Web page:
If pro-China forces in Taiwan then start to apply pressure on the government, forcing it to become fully dependent on China or to follow its direction, Japan will lose its geographically closest ally.
In reality, faced with China’s continued expansion of its interests in waters neighboring its territory, Taiwan’s and Japan’s interests will not only converge, they will become interdependent.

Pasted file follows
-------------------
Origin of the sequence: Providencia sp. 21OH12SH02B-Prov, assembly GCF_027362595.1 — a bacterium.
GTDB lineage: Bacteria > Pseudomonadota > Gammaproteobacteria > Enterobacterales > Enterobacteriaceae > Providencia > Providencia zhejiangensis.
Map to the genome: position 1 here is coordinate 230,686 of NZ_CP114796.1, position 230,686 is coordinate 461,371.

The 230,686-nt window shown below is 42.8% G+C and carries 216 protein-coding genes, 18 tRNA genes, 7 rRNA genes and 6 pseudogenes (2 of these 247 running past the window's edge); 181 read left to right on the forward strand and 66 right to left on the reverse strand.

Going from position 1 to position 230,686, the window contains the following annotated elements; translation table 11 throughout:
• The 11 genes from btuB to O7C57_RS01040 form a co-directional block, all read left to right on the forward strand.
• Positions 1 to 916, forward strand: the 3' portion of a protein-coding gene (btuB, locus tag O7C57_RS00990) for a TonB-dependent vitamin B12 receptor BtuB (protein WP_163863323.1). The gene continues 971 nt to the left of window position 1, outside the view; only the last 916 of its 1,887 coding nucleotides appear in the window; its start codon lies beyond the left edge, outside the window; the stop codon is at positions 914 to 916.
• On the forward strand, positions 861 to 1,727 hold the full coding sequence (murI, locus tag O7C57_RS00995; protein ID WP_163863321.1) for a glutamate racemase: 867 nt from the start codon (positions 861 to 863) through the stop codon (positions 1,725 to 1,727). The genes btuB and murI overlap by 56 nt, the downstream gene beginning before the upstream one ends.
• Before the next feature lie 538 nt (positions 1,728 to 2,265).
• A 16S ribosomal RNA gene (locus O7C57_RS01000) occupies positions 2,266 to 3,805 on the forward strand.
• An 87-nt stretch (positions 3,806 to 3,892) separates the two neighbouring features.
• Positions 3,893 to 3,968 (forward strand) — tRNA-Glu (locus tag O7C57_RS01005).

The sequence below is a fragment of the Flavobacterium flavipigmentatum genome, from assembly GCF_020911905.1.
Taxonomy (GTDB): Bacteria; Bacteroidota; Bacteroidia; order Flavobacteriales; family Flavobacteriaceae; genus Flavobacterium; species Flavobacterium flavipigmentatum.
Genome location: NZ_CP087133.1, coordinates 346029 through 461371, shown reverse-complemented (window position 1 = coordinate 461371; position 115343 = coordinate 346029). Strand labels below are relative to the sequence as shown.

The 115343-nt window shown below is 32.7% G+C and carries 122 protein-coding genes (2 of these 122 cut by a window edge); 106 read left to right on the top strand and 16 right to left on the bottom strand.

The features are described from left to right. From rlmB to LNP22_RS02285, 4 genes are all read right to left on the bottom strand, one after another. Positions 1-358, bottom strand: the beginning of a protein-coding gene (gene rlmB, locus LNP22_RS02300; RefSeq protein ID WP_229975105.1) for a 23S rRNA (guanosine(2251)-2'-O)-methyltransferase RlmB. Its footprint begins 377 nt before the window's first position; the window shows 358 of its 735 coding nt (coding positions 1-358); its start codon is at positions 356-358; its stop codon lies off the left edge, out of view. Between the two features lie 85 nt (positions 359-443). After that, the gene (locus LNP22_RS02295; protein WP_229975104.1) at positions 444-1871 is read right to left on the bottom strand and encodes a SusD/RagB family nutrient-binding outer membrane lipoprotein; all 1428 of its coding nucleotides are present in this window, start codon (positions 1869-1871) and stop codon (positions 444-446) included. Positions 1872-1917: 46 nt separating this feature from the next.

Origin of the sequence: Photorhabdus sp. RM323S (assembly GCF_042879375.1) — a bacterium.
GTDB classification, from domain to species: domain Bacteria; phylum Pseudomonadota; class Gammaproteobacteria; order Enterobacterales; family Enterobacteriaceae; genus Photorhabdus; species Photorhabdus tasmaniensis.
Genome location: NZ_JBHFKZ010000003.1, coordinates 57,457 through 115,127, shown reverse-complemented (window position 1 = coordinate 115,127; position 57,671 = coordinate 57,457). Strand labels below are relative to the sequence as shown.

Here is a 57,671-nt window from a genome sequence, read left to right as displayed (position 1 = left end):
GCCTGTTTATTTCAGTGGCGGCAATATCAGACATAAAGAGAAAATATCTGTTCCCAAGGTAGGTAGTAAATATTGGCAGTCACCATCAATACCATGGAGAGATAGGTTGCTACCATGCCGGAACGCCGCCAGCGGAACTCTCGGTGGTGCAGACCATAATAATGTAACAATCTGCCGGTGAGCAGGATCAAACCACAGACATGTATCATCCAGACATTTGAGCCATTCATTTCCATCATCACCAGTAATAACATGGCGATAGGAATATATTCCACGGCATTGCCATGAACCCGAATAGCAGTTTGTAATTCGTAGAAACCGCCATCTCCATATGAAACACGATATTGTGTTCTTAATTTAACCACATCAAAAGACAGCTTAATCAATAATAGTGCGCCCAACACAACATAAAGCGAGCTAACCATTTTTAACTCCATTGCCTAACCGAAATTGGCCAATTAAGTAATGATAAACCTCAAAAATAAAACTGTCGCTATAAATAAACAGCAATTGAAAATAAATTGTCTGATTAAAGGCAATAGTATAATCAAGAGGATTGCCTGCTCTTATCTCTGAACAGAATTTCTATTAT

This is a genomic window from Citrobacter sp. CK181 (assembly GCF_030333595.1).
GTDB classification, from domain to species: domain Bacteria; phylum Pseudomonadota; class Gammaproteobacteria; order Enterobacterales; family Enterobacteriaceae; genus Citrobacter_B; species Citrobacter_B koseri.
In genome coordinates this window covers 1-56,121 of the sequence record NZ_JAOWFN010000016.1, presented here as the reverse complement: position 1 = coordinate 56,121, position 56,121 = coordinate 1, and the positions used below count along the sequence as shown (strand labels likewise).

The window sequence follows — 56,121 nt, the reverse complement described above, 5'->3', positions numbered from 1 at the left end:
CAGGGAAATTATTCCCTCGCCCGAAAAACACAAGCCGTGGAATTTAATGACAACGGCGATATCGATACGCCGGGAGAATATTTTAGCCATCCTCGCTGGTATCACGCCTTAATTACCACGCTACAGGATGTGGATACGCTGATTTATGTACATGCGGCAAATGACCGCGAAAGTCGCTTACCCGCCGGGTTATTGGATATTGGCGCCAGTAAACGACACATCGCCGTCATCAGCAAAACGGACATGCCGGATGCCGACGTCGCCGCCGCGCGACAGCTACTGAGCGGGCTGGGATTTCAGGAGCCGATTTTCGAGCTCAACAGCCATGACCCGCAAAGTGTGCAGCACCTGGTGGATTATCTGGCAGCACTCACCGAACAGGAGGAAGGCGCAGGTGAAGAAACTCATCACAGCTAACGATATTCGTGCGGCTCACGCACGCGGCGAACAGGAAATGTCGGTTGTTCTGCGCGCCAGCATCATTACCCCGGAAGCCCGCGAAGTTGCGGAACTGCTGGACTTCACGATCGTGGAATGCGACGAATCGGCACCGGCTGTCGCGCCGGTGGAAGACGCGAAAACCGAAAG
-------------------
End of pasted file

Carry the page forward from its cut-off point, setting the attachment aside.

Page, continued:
The bilateral talks about fishing rights between Taiwan and Japan will undoubtedly be an important measure when trying to judge whether or not relations between the two countries will continue to improve, even more so following President Ma Ying-jeou’s (馬英九) East China Sea initiative, which calls for disputes to be shelved and for cooperation.
Both Taiwan and Japan should be ready to discuss the fishing rights issue, and use this opportunity for a resolution of sorts. One can only hope that the new Japanese government will bring a breath of fresh air and improved efficiency.
Chiang Huang-chih is a law professor at National Taiwan University.
Translated by Perry Svensson